Charles M. Young
“Project Nim” is a twisted mirror image of “Grizzly Man.” The former is about a guy who thinks he can make a wild animal human by raising it in civilization. The latter is about about a guy who thinks he can make himself a wild animal by living in the woods. The former gets tenure. The latter gets eaten. Both want to be famous.
“Grizzly Man”, a 2005 documentary by Werner Herzog, concerns one Timothy Treadwell, a suicidal misfit who goes to live among grizzly bears in Alaska every summer for 13 years. He videos his encounters with grizzlies and concludes that because he hasn’t been eaten yet, he is one of them. He also sees himself as their protector, even though they are already protected in a national park. And then the bears decide to eat Treadwell and his girlfriend.
Moral: Bears will be bears.
The tragic hero of “Project Nim,” a 2011 documentary by James Marsh, is Nim Chimpsky, a chimpanzee who is raised by humans who think they can teach him to communicate using sign language (chimps don’t have the throat structure to talk). The alpha scientist of the project is Herbert Terrace, a Columbia psychology professor who acquires Nim at the age of two weeks in 1973. Nim is violently separated from his distraught mother at the Institute for Primate Studies in Oklahoma and shipped to New York. It is clear in the movie that Terrace hadn’t given the experiment or his chimp much thought. If he had, he probably wouldn’t have given Nim to a family of rich, vaguely bohemian intellectuals with seven children on the Upper West Side of Manhattan. They seem like nice people, but nobody knows anything about chimps or sign language. This is also true of the press, who do a lot of soft features on the project.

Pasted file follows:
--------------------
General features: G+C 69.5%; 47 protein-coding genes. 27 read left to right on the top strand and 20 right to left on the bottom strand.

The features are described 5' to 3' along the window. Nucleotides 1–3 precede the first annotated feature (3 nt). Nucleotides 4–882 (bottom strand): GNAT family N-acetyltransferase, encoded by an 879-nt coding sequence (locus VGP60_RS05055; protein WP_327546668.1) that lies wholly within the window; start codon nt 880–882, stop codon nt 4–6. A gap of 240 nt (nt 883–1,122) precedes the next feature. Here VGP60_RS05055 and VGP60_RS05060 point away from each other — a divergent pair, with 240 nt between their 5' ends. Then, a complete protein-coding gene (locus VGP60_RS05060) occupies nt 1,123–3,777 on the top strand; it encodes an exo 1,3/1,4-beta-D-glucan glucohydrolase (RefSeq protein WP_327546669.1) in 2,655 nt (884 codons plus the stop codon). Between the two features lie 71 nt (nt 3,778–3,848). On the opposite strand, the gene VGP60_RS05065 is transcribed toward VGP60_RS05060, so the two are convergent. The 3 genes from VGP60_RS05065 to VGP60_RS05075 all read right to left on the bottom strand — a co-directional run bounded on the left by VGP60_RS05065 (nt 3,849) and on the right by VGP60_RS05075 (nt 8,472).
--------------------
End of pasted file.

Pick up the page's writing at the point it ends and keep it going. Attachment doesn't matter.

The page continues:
For 18 months, Nim wrecks the home and marriage of his surrogate parents, and becomes dangerous as he gets larger and stronger. No “science” is getting done, so Terrace moves Nim to a country estate north of the city, from which Nim commutes to a classroom at Columbia. Various student assistants try to teach Nim sign language and are lucky to escape with their lives. Fearful of getting sued, Terrace decides that he’s got enough data in 1977 and sends Nim back to his birthplace in Oklahoma. He sees Nim a year later to have his picture taken for an anecdotal memoir bragging about all the sign language Nim learned. In 1979, he changes his mind and publishes an article in Science saying that Nim had learned nothing, that chimps can’t learn language.
After the trauma of adjusting to life in a cage with other chimps, Nim gets lucky for a while. One of his keepers is a hippie Deadhead named Bob Ingersoll who appreciates Nim for his essential ape-ness. They play a lot in the woods and smoke dope together...
For the rest of this article by CHARLES M. YOUNG in ThisCantBeHappening!, the new independent online alternative newspaper now beginning its second year of daily publication, please go to:www.thiscantbehappening.net/node/705